- Human Rights & Role of Law
The IRC will deploy a gender-based violence specialist to coordinate an effective and appropriate response to violence against displaced women; future plans include opening drop-in centers for survivors. This is part of an emergency health care response and broader protection program aimed at counseling local officials on human rights issues and supporting local human rights groups.
One of the first tasks is to train human rights monitors who can interview victims and hopefully seek some sort of remedy through Sudanese legal system, the Sharia law of Islam, and the communal laws overseen by tribal elders. In all three systems, there are clear passages that deal with the safeguarding of human rights.
- Water/Sanitation/Hygiene Promotion
Well over a year has passed since the International Rescue Committee constructed a water treatment plant in the Chadian Sahel Desert, transforming the turbid, murky waters of Lake Cariari into clear, clean, drinking water. Each day now, the IRC provides water to the 30,000 refugees living in Kashuni Camp (also known as Oure Cassoni) in northeastern Chad, trucking 360,000 liters to 21 distribution points within the camp.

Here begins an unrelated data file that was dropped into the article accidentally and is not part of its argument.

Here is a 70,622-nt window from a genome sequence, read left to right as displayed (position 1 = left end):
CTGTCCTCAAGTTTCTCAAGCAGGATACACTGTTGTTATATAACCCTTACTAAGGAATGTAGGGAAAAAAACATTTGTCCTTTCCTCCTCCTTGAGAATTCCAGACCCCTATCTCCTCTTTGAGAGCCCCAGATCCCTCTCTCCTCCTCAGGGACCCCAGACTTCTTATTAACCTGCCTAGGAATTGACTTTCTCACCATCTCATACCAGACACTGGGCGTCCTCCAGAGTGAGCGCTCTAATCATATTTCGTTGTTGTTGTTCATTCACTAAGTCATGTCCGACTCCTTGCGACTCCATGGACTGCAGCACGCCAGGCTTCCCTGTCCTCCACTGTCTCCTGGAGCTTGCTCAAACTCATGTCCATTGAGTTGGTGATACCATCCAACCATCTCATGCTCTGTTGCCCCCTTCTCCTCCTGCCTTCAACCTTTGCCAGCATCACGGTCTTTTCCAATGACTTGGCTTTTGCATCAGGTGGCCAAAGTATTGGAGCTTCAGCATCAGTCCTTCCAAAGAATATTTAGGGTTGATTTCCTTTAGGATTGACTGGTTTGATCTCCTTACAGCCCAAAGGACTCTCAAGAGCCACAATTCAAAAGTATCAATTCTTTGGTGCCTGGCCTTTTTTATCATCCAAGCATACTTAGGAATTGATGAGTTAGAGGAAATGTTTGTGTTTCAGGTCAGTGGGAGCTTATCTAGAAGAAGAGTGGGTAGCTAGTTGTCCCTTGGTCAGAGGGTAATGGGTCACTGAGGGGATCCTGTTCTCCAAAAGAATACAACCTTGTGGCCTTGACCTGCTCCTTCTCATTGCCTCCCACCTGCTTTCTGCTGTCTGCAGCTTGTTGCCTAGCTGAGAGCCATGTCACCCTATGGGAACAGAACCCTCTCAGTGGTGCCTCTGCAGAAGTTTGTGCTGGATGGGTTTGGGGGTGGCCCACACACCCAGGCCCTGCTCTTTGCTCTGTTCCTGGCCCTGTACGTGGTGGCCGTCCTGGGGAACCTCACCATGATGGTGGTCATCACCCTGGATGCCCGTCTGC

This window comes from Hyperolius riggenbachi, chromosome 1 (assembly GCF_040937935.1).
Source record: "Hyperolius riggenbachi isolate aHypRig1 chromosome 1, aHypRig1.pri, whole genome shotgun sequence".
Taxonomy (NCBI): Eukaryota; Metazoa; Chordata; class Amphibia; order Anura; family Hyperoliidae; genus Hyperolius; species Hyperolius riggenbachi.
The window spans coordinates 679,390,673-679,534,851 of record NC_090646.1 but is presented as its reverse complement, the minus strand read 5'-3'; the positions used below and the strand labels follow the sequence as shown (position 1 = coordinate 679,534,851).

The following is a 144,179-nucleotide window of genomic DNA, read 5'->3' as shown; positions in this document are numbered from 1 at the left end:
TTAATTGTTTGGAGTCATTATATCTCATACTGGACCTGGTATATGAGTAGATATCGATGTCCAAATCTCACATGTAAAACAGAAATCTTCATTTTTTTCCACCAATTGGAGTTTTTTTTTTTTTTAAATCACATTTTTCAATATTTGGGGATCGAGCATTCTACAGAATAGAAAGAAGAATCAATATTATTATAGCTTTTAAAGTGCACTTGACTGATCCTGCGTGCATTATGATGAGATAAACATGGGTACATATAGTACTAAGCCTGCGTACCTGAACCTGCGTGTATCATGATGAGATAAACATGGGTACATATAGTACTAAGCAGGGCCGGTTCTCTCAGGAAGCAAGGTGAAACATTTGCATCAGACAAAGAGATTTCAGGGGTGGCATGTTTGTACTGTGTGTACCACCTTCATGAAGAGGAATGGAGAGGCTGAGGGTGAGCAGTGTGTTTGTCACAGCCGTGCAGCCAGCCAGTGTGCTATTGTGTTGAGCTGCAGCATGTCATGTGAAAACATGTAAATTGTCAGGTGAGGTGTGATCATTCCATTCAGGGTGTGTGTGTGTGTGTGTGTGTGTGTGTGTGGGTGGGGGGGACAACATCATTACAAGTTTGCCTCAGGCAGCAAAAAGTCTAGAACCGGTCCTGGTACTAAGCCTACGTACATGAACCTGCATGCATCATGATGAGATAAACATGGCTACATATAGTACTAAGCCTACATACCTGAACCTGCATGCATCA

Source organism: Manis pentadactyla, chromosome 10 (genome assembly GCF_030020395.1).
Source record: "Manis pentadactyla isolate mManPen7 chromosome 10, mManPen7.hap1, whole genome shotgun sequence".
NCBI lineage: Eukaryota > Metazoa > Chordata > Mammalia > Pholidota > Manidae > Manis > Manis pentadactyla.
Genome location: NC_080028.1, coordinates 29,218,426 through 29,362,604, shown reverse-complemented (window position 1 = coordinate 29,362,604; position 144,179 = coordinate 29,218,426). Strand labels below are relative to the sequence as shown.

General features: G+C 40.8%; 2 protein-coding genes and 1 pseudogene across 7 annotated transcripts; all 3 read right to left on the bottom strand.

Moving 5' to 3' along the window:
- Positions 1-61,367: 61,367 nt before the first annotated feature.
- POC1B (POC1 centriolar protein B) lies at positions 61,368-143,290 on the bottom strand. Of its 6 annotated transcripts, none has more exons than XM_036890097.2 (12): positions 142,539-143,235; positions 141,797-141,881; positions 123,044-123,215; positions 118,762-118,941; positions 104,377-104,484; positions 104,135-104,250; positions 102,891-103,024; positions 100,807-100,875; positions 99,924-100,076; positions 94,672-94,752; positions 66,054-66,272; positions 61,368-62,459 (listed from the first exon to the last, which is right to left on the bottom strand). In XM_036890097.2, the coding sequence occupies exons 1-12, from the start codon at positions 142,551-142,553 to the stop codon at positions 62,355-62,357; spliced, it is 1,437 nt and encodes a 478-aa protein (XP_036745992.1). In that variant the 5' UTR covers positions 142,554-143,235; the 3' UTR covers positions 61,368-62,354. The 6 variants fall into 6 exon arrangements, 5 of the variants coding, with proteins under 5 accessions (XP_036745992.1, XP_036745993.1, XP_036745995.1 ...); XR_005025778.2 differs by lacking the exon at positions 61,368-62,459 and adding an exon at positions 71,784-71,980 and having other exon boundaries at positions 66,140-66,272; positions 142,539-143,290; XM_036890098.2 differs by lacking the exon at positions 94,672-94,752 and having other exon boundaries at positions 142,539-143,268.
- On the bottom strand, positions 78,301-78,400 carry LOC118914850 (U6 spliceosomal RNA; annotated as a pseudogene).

Informing people in the cramped and dusty camp about sanitation remains one of the most important jobs, and it is, in many ways, as challenging as making water in the desert. The IRC has trained a team of nearly 30 local sanitation workers who will spread the message of personal hygiene to the camp population.
Unlike in Darfur, where preschools are typically sturdy, brick structures, the preschools in Oure Cassoni refugee camp are simple constructions made of plastic sheeting and timber. But they are strong and withstand frequent sandstorms that whip into a furry within minutes and can last for hours or days. Blackboards, plastic mats, a table and two chairs, slates, notebooks, and water basins for hand-washing complete the sparse but functional furnishings. Toys and games have proved difficult to locate in Chad, but a shipment finally arrived last month.
That's just a sampling of what the I.R.C. does in the Darfur region. It's not just helping out there. They run an entire refugee camp in Chad, just across the Sudan-Chad border from Darfur.
You can donate money through their web site at http://www.theirc.org/donate. You can also mail a check to them (address displayed here). If you itemize deductions in the U.S., your contribution is tax-deductible.
And they put up copies of all their financial reports on the web site as well, so you can see where the money goes. Out of a total of about $160 million budget, they spent $5 million on fund raising and $10 million on administration. In other words, your money isn't going mostly to fundraisers pockets or to fat cat charity officers or directors, though a couple of the people running the group are highly paid in comparison to me. Though not in comparison to the officers of my employer. But that's a whole nother gripe.
Anyway, I think this is a highly effective group.